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While the Web provides a vast resource of declarative information (some of it multimedia), far less common are Web sites where instructors can obtain effective inquiry-based tools for teaching science.
The Virtual Courseware Project at California State University, Los Angeles addresses this need through the development and implementation of interactive, web-based simulation activities that emphasize the scientific methods of inquiry: making observations, formulating hypotheses, designing experiments, collecting and analyzing data, and arriving at conclusions based on these analyses.
In June of 1996 the release of Virtual Earthquake was met with similar success with over 1.5 million certificates of completion issued to date.
It was clear there was a large demand for inquiry-based science education activities and that the Web was an effective means of dissemination.
(For an overview of Ne XT and additional references, go to XT.) Over the next several years California State University at Los Angeles established a computer classroom of 20 Ne XT workstations and developed a variety of Ne XTSTEP applications for use in science classes.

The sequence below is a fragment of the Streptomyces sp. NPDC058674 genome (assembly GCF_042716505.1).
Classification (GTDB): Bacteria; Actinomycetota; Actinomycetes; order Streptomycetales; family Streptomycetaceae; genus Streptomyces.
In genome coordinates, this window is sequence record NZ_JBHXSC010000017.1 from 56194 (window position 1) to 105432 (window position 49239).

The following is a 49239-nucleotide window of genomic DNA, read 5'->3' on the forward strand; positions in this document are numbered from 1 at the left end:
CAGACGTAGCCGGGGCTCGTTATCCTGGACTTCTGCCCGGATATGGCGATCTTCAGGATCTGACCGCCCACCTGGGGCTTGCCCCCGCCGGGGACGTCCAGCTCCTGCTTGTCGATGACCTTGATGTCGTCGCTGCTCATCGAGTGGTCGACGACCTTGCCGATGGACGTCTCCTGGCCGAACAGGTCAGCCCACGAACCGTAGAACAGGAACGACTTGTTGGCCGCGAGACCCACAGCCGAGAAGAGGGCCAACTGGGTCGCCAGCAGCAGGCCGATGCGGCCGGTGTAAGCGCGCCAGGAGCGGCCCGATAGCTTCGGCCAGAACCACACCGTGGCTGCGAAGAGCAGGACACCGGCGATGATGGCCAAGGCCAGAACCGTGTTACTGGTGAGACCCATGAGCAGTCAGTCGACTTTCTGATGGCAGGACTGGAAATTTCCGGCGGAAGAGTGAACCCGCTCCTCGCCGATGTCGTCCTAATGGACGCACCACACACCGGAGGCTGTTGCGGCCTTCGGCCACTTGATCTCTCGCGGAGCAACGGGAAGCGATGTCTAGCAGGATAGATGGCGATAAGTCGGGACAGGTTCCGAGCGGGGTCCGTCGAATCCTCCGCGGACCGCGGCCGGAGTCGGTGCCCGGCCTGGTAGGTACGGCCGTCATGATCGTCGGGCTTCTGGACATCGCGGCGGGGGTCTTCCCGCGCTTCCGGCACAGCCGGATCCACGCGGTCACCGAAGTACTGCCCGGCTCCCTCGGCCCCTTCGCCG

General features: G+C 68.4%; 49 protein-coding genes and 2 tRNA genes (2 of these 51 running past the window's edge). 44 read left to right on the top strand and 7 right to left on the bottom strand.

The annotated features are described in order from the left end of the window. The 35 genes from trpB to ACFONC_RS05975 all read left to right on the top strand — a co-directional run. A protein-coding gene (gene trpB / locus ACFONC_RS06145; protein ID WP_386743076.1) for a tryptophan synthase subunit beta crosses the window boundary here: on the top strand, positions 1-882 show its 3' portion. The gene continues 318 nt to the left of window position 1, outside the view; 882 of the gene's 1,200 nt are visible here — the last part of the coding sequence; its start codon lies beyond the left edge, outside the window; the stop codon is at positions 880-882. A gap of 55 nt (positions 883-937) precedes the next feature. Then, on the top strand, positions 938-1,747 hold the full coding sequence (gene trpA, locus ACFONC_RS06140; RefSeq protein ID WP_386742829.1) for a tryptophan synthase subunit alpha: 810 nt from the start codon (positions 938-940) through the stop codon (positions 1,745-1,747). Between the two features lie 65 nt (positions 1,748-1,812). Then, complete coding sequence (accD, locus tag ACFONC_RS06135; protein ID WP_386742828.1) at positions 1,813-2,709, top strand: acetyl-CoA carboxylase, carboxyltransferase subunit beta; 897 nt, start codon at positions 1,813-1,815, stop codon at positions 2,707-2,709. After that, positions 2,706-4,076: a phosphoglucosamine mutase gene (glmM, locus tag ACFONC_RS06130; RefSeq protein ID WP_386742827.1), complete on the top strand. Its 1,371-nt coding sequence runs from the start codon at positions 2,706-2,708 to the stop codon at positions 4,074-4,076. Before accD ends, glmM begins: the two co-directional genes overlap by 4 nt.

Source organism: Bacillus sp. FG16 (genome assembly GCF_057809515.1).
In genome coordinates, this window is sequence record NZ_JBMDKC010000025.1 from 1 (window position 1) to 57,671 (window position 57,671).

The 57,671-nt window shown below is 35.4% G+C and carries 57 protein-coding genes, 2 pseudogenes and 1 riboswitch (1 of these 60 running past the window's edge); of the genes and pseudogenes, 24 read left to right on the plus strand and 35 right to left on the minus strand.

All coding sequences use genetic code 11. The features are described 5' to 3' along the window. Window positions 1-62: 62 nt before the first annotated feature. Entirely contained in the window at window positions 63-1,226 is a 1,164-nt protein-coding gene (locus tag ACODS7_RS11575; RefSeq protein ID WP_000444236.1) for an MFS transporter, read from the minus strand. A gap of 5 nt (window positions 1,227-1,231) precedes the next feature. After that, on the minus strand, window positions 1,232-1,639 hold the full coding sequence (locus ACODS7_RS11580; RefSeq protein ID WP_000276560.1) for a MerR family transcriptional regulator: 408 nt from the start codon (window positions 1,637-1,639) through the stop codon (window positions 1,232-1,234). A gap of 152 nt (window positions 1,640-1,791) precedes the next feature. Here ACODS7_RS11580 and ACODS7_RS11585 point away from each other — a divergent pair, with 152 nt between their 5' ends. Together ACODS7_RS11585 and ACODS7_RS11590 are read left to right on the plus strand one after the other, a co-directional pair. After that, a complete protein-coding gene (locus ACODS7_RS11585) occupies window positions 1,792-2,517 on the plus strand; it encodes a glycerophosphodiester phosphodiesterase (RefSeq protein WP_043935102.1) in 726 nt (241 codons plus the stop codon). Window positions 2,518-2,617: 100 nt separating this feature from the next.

These activities were supported by three major grants from the National Science Foundation (NSF) with matching funds from the California State University (CSU).
The following section summarizes the design principles that have developed from nearly twenty years of experience in the creation of educational software.
This is followed by a description of the most recently developed Virtual Courseware activity that exhibits these design principles. has its beginning in 1988 when Apple CEO Steve Jobs introduced his groundbreaking Ne XT computers for higher education.
As the technical capabilities of the Web browsers have evolved, so have the Virtual Courseware Project methods and applications.These applications were disseminated freely over the web and were used by most institutions of higher education with significant Ne XT computer installations.In the early 1990s the emergence of the World-Wide-Web provided a new opportunity for the use and dissemination of instructional technology.By augmenting traditional instruction with simulations, science educators provide a more engaging learning experience that emphasizes science as a process rather than a collection of knowledge to be assimilated (Linn, Davis, and Bell, 2004).The creation of effective inquiry-based learning objects requires careful thought and planning (Edelson, Gordin, and Pea, 1999).